In previous years the government had been proud of the Hungarian GDP figures, which in 2019 was among the highest ones in the whole EU. Although the pandemic clearly pulled down Hungary’s economic performance similarly to other EU countries, the scale of this decrease was not immediately clear at the beginning of the summer.
Most economic forecasts predicted significant drops for the second quarter. For instance, finance minister Mihály Varga projected a 10-percent GDP decrease for the period. However, the Hungarian Central Bank, led by president György Matolcsy remained optimistic and he still predicted positive GDP numbers for 2020 and a 7-percent decrease for the second quarter of the year. Matolcsy believed that this would be a V-shaped impact, with a fast downfall followed by a speedy recovery.
His forecast was first met by skepticism not only in economic circles but also within the government, but later on Fidesz politicians started to believe his numbers. According to a source close to the government, Matolcsy’s reputation inside the governing party is of a “magician” who “says things that cannot rationally be proved but in the end they still work out.” Therefore, many secretly hoped that Matolcsy’s prediction might come true again.
With this in mind, the statistical data published on August 14 came as a shock. The setback for the second quarter was even bigger than forecasted by the finance ministry, reaching 13.6 percent. The Hungarian economy did not experience a fall like this even during the 2008-2009 world economic crisis. According to a source familiar with reactions inside the government, it was particularly concerning to the Prime Minister that the Hungarian figure was among the worst ones even in EU comparison.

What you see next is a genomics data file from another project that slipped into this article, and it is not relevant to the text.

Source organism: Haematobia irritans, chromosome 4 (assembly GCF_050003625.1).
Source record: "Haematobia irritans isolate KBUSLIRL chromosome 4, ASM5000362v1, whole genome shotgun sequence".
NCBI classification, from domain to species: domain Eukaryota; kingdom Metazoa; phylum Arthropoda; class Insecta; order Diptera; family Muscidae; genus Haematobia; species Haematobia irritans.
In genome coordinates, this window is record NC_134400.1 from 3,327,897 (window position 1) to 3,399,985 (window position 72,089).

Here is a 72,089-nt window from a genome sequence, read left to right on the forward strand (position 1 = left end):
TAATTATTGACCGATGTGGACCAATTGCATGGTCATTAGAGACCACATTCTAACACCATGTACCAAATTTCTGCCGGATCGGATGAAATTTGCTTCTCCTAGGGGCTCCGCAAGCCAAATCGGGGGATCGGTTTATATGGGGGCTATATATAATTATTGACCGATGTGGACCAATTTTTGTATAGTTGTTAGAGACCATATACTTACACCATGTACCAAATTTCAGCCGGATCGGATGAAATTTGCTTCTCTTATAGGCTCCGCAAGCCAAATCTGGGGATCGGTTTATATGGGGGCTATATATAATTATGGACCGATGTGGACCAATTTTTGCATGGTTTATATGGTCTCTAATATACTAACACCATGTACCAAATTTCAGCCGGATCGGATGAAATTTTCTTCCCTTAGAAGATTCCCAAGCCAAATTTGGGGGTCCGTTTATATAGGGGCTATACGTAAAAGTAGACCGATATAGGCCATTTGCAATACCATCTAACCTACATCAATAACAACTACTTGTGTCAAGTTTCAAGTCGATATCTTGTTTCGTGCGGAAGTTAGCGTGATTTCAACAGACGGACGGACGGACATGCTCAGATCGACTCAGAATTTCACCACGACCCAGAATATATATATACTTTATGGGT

The worse than expected economic performance had a sobering effect on the government. The most unsettling for them was that they believed that the GDP growth was in direct correlation with the voters’ perception of prosperity, meaning if people felt things were not moving forward, their standard of living was not increasing, they might turn away from Fidesz. This can pose a clear danger for the upcoming parliamentary elections in 2022.
The country must go on
Government officials did not voice their concerns openly, but in the following weeks, which also brought a visible increase in the number of infections, they made it clear that the economy was in their focus. “The previous shutdown of the Hungarian economy must be prevented (…) we are now living in the period of economic protection,“ foreign minister Péter Szijjártó said on September 2, 2020.
In his remarks at the time, Prime Minister Orbán listed the differences between the first and second wave strategies. He said that this time the government did not want measures that could paralyze the country and repeated that “the country must go on.” As the second wave in the fall first impacted mostly younger people who typically experienced milder symptoms, the Prime Minister stressed that what mattered now was the number of fatalities and not the number of infections.